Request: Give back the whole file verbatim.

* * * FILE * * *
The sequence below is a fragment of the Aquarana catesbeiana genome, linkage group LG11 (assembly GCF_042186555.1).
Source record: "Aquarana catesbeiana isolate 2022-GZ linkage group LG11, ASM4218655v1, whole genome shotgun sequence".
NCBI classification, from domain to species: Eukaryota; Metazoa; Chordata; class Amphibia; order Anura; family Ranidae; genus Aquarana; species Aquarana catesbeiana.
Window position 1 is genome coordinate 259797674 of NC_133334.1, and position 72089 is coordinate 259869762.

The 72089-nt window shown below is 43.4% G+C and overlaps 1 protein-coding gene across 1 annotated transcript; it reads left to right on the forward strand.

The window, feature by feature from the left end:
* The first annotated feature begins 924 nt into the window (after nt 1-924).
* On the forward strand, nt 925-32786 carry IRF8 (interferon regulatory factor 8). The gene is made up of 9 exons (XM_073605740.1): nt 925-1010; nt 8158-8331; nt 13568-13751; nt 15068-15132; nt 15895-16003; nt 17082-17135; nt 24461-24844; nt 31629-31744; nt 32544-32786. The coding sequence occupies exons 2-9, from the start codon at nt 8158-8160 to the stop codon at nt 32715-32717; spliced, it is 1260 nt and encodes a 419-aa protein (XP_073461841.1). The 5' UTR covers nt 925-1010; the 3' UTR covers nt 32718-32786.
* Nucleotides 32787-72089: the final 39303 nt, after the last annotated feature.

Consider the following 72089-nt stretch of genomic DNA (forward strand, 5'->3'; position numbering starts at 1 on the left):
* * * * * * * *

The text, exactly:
The sequence below is a fragment of the Aquarana catesbeiana genome, linkage group LG11 (assembly GCF_042186555.1).
Source record: "Aquarana catesbeiana isolate 2022-GZ linkage group LG11, ASM4218655v1, whole genome shotgun sequence".
NCBI classification, from domain to species: Eukaryota; Metazoa; Chordata; class Amphibia; order Anura; family Ranidae; genus Aquarana; species Aquarana catesbeiana.
Window position 1 is genome coordinate 259797674 of NC_133334.1, and position 72089 is coordinate 259869762.

The 72089-nt window shown below is 43.4% G+C and overlaps 1 protein-coding gene across 1 annotated transcript; it reads left to right on the forward strand.

The window, feature by feature from the left end:
* The first annotated feature begins 924 nt into the window (after nt 1-924).
* On the forward strand, nt 925-32786 carry IRF8 (interferon regulatory factor 8). The gene is made up of 9 exons (XM_073605740.1): nt 925-1010; nt 8158-8331; nt 13568-13751; nt 15068-15132; nt 15895-16003; nt 17082-17135; nt 24461-24844; nt 31629-31744; nt 32544-32786. The coding sequence occupies exons 2-9, from the start codon at nt 8158-8160 to the stop codon at nt 32715-32717; spliced, it is 1260 nt and encodes a 419-aa protein (XP_073461841.1). The 5' UTR covers nt 925-1010; the 3' UTR covers nt 32718-32786.
* Nucleotides 32787-72089: the final 39303 nt, after the last annotated feature.

Consider the following 72089-nt stretch of genomic DNA (forward strand, 5'->3'; position numbering starts at 1 on the left):